This plate can be manufactured by multi-injection or thermocompression.

The plugs (21, 23) can be formed independently of the remainder of the plate (20), which then forms receptacles (27), which may or may not penetrate the plate, made for this purpose and intended to receive the plugs (21, 23).

The geometry of the plugs (21, 23) and their positioning can be optimized to obtain the best possible transmission of the forces and is not limited to the form illustrated in FIGS. 2 and 3. In one variant, the plugs may not penetrate the flexible material completely so as to enhance user comfort.

To allow the same interface element to be used for the two boarding methods, namely “goofy” and “regular”, the interface element (20) can be either symmetrical, as illustrated in FIG. 3, to allow it to be turned around and provide zones of greater rigidity in opposing quadrants or can have a more complex geometry, as illustrated in FIG. 4.

More precisely, in the case under consideration the interface plate (30) has six quadrants (31-36), four (31-34) of which correspond to a position (37) in which the diagonal (39) of greater rigidity is oriented in a certain direction.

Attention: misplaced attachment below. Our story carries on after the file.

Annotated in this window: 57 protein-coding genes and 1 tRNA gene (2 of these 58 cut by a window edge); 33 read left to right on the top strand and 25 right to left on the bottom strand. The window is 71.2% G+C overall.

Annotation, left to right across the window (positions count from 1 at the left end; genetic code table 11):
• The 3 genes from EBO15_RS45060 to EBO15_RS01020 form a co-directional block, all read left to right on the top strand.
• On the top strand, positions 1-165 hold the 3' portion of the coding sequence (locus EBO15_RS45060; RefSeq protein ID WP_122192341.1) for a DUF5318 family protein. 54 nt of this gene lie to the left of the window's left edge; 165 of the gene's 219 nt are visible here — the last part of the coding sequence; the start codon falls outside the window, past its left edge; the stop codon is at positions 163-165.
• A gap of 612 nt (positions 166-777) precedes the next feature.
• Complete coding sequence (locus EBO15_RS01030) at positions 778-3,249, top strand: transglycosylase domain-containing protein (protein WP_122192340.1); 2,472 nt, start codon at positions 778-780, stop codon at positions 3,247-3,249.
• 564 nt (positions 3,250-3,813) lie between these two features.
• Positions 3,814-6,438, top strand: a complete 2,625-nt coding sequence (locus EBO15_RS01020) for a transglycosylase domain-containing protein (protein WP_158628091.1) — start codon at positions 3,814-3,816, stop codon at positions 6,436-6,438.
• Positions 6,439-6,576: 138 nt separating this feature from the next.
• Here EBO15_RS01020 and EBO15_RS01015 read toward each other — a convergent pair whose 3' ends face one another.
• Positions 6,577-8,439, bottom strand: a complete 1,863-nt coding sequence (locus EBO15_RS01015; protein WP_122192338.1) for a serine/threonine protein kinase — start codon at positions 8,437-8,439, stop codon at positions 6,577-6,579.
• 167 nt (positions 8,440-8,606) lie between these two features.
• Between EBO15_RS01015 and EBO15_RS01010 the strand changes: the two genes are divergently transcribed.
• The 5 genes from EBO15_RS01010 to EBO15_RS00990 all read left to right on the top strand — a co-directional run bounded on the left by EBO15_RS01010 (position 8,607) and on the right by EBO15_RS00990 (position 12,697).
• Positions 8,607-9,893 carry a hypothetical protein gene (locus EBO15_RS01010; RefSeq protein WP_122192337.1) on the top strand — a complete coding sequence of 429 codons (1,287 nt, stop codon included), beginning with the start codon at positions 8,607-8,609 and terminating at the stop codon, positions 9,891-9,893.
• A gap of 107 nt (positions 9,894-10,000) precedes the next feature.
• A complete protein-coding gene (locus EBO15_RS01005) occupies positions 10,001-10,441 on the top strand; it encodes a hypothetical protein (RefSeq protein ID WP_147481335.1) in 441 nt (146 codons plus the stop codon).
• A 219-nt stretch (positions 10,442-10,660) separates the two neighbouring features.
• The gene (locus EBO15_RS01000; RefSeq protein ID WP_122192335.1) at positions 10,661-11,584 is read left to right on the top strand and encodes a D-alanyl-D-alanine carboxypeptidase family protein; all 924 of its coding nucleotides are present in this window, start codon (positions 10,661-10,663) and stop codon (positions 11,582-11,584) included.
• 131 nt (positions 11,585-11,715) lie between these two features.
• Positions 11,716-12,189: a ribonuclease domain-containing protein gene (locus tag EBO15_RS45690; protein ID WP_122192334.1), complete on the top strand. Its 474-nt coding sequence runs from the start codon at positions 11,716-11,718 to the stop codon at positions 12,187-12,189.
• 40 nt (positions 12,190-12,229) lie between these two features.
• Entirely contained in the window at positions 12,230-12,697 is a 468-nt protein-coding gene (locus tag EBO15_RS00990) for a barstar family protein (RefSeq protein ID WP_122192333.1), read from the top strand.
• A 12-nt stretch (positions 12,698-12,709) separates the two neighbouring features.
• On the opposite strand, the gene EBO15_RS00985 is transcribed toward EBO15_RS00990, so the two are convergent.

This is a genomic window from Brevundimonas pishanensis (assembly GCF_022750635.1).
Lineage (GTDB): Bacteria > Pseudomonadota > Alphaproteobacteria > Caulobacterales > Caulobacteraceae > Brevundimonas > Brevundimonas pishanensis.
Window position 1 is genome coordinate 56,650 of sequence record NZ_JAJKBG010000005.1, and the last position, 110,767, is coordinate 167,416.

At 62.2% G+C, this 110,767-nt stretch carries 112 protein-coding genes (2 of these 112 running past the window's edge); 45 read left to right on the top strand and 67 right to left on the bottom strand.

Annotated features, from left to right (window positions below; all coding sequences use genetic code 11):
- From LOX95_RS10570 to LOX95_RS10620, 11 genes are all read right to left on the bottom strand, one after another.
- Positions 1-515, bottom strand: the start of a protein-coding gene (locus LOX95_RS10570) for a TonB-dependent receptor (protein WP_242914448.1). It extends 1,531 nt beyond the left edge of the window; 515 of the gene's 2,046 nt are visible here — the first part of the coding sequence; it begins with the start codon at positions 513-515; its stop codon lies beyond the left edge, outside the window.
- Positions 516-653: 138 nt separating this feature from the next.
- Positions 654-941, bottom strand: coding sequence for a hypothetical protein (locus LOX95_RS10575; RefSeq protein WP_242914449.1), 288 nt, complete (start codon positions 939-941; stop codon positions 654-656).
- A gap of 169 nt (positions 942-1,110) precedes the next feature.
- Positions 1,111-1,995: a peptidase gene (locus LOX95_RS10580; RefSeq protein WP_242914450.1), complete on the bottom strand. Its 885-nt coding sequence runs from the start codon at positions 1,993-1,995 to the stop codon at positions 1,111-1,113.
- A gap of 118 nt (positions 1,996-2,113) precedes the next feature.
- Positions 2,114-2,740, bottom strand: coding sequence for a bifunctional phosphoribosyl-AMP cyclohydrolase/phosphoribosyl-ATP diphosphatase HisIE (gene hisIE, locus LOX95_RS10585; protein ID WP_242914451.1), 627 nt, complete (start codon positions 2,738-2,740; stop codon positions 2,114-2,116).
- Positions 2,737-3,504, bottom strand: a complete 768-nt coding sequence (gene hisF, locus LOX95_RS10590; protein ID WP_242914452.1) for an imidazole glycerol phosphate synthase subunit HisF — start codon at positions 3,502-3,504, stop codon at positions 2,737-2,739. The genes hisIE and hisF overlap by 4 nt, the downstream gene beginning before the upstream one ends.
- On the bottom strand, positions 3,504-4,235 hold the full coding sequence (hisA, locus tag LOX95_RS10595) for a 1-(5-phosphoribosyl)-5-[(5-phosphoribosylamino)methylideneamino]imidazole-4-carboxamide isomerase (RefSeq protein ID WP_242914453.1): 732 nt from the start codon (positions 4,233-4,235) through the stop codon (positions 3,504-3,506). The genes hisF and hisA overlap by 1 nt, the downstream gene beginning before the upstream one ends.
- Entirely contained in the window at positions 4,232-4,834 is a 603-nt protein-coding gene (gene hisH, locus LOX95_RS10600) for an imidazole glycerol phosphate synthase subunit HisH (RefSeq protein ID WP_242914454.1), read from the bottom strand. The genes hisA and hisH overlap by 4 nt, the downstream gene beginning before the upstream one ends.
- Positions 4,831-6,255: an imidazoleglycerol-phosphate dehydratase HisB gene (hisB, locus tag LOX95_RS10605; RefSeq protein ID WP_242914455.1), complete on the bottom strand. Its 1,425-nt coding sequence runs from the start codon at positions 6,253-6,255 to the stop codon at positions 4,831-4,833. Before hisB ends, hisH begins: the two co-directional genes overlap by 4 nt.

The other series of four quadrants (31, 32, 33, 36), which shares the two central quadrants (31, 32) with the above series, has a diagonal (40) of greater rigidity oriented in the opposite direction. In this way, when the plate (30) is used in accordance with one method, the binding is arranged above the four corresponding quadrants while, when the plate (30) is used for a binding arranged in accordance with the other methods the binding is then mounted perpendicularly with respect to the other series (38) of quadrants.

The remainder of the plate does not interfere with the binding and does not prevent loosening.

Second Embodiment of the Invention

As illustrated in FIGS. 5 and 6, the interface element can be formed by a plate (50) arranged under the seat (52) of the binding and having at least two protruding parts (51, 53) intended to be embedded in the complementary openings (55) arranged in said seat (52) for this purpose. For the purpose of simplification and to avoid limitation to a single type of binding, only the seat has been shown. It is self-evident that the invention applies to all types of binding, such as that with a flexible or alpine shell, whatever the means of retaining the boot in the binding.